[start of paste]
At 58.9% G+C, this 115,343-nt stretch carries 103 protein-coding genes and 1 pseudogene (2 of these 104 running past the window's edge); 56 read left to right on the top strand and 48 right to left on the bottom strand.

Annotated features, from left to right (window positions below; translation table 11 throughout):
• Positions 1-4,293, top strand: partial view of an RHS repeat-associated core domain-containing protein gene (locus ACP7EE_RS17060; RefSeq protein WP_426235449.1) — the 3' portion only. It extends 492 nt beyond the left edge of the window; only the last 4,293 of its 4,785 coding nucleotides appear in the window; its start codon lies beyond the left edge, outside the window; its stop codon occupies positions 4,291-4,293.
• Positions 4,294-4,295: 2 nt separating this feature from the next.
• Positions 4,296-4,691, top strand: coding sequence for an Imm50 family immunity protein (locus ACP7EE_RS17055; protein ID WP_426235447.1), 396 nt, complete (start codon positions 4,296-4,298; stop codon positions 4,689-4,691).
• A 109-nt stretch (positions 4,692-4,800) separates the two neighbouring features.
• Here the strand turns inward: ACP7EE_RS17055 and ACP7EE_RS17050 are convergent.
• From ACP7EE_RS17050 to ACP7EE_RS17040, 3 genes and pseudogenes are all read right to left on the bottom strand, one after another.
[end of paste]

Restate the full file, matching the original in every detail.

At 58.9% G+C, this 115,343-nt stretch carries 103 protein-coding genes and 1 pseudogene (2 of these 104 running past the window's edge); 56 read left to right on the top strand and 48 right to left on the bottom strand.

Annotated features, from left to right (window positions below; translation table 11 throughout):
• Positions 1-4,293, top strand: partial view of an RHS repeat-associated core domain-containing protein gene (locus ACP7EE_RS17060; RefSeq protein WP_426235449.1) — the 3' portion only. It extends 492 nt beyond the left edge of the window; only the last 4,293 of its 4,785 coding nucleotides appear in the window; its start codon lies beyond the left edge, outside the window; its stop codon occupies positions 4,291-4,293.
• Positions 4,294-4,295: 2 nt separating this feature from the next.
• Positions 4,296-4,691, top strand: coding sequence for an Imm50 family immunity protein (locus ACP7EE_RS17055; protein ID WP_426235447.1), 396 nt, complete (start codon positions 4,296-4,298; stop codon positions 4,689-4,691).
• A 109-nt stretch (positions 4,692-4,800) separates the two neighbouring features.
• Here the strand turns inward: ACP7EE_RS17055 and ACP7EE_RS17050 are convergent.
• From ACP7EE_RS17050 to ACP7EE_RS17040, 3 genes and pseudogenes are all read right to left on the bottom strand, one after another.